Catching up with Exeter’s 2018 Vocal Competition winner

Nate Sassoon’s playful approach to music making has taken him to Paris, Vienna, Oxford and beyond.

Genny Beckman Moriarty
December 5, 2018
Nate Sassoon

Just a few weeks off from graduation, Nate Sassoon ’18 headed to Paris, where he spent four weeks studying music composition at the prestigious European-American Music Alliance Summer Institute. A stay in Vienna came afterward, for an intensive course in bel canto singing with Vladimir Chernov. Sassoon, a tenor, had been invited to study with the well-known baritone after winning Exeter’s 2018 Vocal Competition.

The accomplished pianist and vocalist — he’s already performed in Carnegie Hall and other venues around the world — is now happily ensconced as a music scholar at Oxford University. In addition to a rigorous regimen of classes and tutorials, Sassoon performs three times a week with Oxford’s Exeter College choir and is a member of a Gregorian chant group. He is also a keyboardist for the university’s funk band and has been awarded scholarships to study piano at the renowned Royal Academy of Music in London.

We met up with this multi-talented musician before he graduated from Exeter to learn more about the man behind the notes.

Musical doodling

Sassoon is gamely attempting to explain his musical style. Jumping up from his table in Grill, he swipes his hair out of his eyes, adjusts his glasses and says, “Here. It’s probably easier if I just show you.” Glancing over his shoulder to make sure he’s being followed, Sassoon beelines toward the Forrestal-Bowld Music Building.

It’s late May, Senior Week. In a few hours, he’ll be prepping for prom and commencement festivities. But once inside the darkened building, Sassoon takes an unhurried approach. Clad in flip-flops and an Exeter T-shirt, he sits at a grand piano and stretches his fingers across the keys.

The impromptu concert that follows gives a taste of Sassoon’s formal recitals, which can be surprisingly spontaneous events: Taking a few notes and simple tunes from his audience, he spins them out as the spirit moves him — into lyric, classical or Russian-folk tunes, and then out again — into strains of ragtime, jazz or pop.

“I enjoy playing many different musical styles juxtaposed,” he says, before launching into a long rendition of “Take Me Out to the Ball Game.” The music is in turns wistful, assertive, nostalgic and resigned. When the song is over, Sassoon looks up from the keyboard and grins. “Just think of it like doodling in the back of a notebook.”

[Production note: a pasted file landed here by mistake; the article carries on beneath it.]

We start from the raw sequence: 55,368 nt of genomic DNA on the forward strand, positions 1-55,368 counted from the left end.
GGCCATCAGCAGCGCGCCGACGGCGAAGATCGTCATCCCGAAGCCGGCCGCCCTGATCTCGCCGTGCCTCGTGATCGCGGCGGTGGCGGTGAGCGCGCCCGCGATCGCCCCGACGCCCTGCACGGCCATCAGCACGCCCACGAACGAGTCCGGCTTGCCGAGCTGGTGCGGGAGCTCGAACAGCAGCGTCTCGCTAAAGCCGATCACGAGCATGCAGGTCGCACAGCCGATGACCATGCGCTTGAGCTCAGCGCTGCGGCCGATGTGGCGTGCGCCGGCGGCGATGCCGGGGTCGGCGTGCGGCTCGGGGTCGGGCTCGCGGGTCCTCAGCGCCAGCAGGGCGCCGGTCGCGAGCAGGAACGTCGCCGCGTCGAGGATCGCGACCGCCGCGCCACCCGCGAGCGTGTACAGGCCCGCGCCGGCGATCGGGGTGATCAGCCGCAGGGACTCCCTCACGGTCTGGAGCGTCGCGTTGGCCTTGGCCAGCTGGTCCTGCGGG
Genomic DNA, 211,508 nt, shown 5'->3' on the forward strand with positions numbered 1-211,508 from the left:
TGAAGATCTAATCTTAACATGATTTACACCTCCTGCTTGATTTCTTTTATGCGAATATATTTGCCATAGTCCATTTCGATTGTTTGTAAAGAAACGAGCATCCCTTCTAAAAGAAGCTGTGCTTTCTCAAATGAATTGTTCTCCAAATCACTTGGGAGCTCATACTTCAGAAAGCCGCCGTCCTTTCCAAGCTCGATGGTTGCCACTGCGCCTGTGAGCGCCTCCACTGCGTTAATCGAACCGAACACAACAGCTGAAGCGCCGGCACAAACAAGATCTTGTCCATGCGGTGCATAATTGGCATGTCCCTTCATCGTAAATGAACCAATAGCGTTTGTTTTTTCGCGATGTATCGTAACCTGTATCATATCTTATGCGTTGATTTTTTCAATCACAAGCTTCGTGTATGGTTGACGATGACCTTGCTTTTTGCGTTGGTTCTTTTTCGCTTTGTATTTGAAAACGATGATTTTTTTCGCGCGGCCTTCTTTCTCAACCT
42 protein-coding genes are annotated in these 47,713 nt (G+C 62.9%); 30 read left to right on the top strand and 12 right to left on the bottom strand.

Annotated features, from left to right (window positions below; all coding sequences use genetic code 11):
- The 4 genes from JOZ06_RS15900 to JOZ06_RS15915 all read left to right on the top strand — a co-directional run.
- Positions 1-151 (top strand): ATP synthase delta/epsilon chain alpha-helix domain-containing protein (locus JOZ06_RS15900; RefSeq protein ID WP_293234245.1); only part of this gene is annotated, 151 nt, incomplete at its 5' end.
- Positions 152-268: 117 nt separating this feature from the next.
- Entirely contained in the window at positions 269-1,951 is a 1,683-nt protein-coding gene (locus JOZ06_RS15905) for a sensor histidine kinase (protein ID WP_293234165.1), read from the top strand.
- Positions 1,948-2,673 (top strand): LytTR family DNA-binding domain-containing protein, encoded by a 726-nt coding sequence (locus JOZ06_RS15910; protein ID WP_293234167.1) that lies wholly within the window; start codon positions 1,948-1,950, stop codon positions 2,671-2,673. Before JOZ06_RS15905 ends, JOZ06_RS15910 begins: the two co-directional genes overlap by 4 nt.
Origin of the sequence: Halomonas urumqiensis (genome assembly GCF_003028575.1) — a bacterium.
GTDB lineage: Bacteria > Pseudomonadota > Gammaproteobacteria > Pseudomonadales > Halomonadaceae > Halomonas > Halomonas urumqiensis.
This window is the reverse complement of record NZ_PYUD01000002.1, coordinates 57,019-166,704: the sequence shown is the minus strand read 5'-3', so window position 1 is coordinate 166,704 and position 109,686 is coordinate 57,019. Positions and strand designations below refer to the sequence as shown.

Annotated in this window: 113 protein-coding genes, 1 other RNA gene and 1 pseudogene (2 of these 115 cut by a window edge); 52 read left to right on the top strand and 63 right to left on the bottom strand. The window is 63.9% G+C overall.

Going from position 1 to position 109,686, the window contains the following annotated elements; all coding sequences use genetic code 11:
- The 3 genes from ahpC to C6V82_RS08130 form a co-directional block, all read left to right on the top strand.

Mischief at the keyboard

Originally drawn to Exeter for its math and science curriculum, Sassoon couldn’t keep himself away from the school’s music program, despite his best intentions. “For me, music can be an obsession,” he says. “I often use it to procrastinate.”

A four-year member of concert choir, he also played cello in the orchestra; took weekly voice lessons with Choir Director Kristofer Johnson; and studied piano and music theory with Music Instructor Jon Sakata. During his last term at the Academy, Sassoon played or sang in no fewer than eight concerts.

Sassoon says his impulse to experiment arose at an early age: “When I was a kid and given music, sometimes I would just play it differently than it appeared. So it’s a bit of the cheeky child that remains — changing the music, wanting to turning Bach into something it’s not.”

Inspiration and expression

In between riffs in the music building, Sassoon stops to chat, and the conversation resembles his performances: Throw him a question and he’s off, chasing strands of thoughts into conversational detours that are surprising and delightful —  touching on the creative drive, algorithmic composing, Russian literature and the music of Childish Gambino.

The great improviser also hits upon the therapeutic nature of his musical style. “It’s definitely an emotional outlet,” he says. “It embodies both what you show to everyone else but also what you hide deep down. ... For me, this is a great sort of healing, and I don’t mean that in an insincere or phony way.”

A self-described introvert, Sassoon appreciates both the collaborative and ruminative aspects of playing. “There is an element of audience manipulation that’s unique to improv,” he says. “But I don’t view it exclusively as performative. It very much can be a personal or solitary experience. There’s improv that you do with the door closed, in complete darkness. You just hammer everything out. ... But it’s also cool in the way that it’s interactive. My friend will give me a theme or make something up, and I’ll make something out of it. That’s a lot of fun. You get to balance and play with ideas. It’s like a muse for storytelling.”